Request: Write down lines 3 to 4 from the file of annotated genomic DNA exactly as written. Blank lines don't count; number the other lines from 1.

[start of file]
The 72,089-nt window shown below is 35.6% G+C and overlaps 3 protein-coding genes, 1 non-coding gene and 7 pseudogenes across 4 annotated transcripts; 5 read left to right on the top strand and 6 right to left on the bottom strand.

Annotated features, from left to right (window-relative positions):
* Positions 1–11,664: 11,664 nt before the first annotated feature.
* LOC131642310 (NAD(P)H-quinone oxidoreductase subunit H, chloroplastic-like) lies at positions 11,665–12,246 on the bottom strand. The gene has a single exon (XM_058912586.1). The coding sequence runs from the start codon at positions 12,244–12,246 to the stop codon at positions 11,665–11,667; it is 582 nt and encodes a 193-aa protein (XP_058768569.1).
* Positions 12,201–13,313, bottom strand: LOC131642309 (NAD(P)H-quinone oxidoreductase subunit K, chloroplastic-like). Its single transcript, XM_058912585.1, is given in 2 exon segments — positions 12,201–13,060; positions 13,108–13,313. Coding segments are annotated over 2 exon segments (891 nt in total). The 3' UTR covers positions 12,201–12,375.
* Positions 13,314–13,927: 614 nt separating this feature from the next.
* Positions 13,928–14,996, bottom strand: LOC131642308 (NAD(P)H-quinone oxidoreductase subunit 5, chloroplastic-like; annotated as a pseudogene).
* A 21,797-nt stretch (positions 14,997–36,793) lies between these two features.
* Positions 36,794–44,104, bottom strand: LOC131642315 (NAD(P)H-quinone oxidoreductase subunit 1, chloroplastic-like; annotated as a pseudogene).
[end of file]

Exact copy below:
* Positions 1–11,664: 11,664 nt before the first annotated feature.
* LOC131642310 (NAD(P)H-quinone oxidoreductase subunit H, chloroplastic-like) lies at positions 11,665–12,246 on the bottom strand. The gene has a single exon (XM_058912586.1). The coding sequence runs from the start codon at positions 12,244–12,246 to the stop codon at positions 11,665–11,667; it is 582 nt and encodes a 193-aa protein (XP_058768569.1).